The third noble truth is Nirodha - the cessation of suffering means the possibility of liberation.


The Buddha taught that the solution to suffering is to stop clinging and attaching. 


When we become awakened, letting go is easy through diligent practice and after attaining enlightenment one is filled with compassion for all living things.

The fourth noble truth is the path 


It is the Noble Eightfold Path – to reach enlightenment, The path that leads to complete liberation. When our mind has enlightened of the deeper truth of the nature of reality it becomes an ambition.


This is the path to reduce suffering as we are able to accept life as it comes without judgement and respond more lovingly and compassionately.


For awareness or realization about impermanence, we need to cultivate these eight qualities: Understanding of things as they are, wholesome purpose, literal and kind speech, moral act, right livelihood, sustaining effort & persistence, mindfulness and concentration.




The Rules Of Dharma


So how do you examine your dharma? The path of dharma is not so easy. Here are the 10 important rules for the observance of dharma:


  • Patience (dhriti) – Stay secure within yourself.
  • Forgiveness (kshama) – Let go of things that no longer serve you.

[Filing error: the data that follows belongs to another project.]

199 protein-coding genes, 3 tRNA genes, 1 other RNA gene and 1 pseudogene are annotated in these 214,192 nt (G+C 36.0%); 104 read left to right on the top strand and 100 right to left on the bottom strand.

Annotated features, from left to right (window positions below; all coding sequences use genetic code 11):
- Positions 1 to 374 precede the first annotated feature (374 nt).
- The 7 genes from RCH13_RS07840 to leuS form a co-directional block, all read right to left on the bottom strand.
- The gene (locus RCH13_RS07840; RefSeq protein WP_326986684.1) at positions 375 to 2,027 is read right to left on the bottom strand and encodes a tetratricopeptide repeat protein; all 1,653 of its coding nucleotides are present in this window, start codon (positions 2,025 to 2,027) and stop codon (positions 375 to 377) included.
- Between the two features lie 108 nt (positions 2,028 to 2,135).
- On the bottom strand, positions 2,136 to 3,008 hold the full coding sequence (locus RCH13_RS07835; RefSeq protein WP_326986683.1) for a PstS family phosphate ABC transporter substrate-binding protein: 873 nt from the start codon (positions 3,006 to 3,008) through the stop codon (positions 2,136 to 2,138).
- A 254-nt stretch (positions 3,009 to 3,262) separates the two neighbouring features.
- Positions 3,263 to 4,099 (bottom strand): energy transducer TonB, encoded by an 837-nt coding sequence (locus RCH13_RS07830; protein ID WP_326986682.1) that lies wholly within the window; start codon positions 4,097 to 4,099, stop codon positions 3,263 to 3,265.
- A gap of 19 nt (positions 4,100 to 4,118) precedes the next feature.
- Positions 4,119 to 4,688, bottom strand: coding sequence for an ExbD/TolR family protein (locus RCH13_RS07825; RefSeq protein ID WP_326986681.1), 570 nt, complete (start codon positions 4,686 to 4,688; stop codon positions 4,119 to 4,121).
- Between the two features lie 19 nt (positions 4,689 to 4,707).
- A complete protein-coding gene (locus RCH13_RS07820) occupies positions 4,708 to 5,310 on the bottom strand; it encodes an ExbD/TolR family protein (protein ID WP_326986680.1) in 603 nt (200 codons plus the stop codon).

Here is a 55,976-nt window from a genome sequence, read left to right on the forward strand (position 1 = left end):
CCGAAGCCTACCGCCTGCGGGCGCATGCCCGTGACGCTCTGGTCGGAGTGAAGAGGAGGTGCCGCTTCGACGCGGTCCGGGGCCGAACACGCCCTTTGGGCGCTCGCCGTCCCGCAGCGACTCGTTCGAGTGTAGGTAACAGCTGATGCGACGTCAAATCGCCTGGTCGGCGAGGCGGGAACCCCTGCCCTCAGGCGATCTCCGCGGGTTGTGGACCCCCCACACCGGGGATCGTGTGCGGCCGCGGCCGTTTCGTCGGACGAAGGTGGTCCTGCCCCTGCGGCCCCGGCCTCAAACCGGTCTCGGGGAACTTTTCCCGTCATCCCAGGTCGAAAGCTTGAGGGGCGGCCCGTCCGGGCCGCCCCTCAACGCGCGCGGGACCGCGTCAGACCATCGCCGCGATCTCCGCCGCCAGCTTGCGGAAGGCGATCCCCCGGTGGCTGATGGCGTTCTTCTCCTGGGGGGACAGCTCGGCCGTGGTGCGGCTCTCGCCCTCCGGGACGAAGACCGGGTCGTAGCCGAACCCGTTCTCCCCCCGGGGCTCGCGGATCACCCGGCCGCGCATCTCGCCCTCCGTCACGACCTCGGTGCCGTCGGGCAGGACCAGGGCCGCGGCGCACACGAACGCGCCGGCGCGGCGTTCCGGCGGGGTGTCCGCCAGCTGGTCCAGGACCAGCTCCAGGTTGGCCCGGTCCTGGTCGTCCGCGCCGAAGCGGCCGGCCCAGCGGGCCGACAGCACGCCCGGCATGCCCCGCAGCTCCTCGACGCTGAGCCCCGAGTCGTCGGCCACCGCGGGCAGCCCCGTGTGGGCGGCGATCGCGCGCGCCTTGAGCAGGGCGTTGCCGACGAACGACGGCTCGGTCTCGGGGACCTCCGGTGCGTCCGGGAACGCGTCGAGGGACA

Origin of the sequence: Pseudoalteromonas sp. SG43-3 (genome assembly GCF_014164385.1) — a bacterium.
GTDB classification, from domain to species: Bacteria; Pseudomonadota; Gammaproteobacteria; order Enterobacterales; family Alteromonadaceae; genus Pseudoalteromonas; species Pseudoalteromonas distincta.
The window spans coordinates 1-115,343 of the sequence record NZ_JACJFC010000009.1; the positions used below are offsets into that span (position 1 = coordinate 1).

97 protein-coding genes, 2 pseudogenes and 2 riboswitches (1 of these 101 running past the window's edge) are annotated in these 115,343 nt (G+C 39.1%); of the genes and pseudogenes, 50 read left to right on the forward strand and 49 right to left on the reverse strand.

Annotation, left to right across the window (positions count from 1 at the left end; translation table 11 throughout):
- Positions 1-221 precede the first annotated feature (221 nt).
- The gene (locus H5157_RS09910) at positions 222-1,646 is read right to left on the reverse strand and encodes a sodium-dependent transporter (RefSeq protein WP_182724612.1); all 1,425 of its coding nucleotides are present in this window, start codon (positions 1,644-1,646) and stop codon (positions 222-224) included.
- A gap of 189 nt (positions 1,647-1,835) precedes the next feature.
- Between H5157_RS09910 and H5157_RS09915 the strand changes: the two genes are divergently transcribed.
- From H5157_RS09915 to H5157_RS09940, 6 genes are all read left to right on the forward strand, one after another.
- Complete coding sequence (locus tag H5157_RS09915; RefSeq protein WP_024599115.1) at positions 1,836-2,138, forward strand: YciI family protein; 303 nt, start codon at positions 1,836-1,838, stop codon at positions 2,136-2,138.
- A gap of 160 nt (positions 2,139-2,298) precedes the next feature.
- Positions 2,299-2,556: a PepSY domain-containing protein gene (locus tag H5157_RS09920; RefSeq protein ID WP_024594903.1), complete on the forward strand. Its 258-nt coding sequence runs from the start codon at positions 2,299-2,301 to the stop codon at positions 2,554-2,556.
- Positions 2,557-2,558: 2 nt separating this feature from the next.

• Piety or self-control (dama) – Knowing that good things will come to those who wait.
  • Honesty (asteya) – Don’t take anything which doesn’t belong to you. 
  • Sanctity (shauch) – Purity in mind, body, and soul.
  • Control of senses (indraiya-nigrah) – Meditation and self control.
  • Reason (dhi) – Leading life with calmness leads to best outcomes.
  • Knowledge or learning (vidya) – Learning skills that adds to your ability towards all-around success.
  • Truthfulness (satya) – Being truthful brings great results for you and others.
  • Absence of anger (krodha) – Anger poisons our positivity and the power of decision-making.

These guidelines will help you stay on the right track and fulfil your life.


Applying Dharma To Life


Dharma is the harmonious and wholesome way of life. Integrating dharma into our daily lives generates peace and harmony.


Living a moral life serves a deep purpose. Dharma is the truth and the path to attain deeper transcendent happiness through engagement with lived reality. 


Dharma can be attained through proper knowledge and practice in daily life. Here is the best way: the “Noble Eightfold Path.”


  • Right understanding
  • Right intention
  • Right speech
  • Right action
  • Right livelihood
  • Right effort
  • Right mindfulness
  • Right concentration

To develop freedom and move along the path of dharma, we need to include the eight habits of ethical conduct, thought and meditation described above in our daily life to attain Nirvana (“which means a state of mind where there is no hatred, greed and delusion”). 


The Takeaway


Dharma is a stage where the mind is tranquil in nature despite the external influences of the materialistic world.


Dharma guides our morals, conduct and is the ethical foundation in all aspects of life:


  • Dharma is an approach to right conduct.
  • Dharma does not classify a conduct as right or wrong because each action depends on its surrounding circumstance.



Leave a comment

Please note, comments must be approved before they are published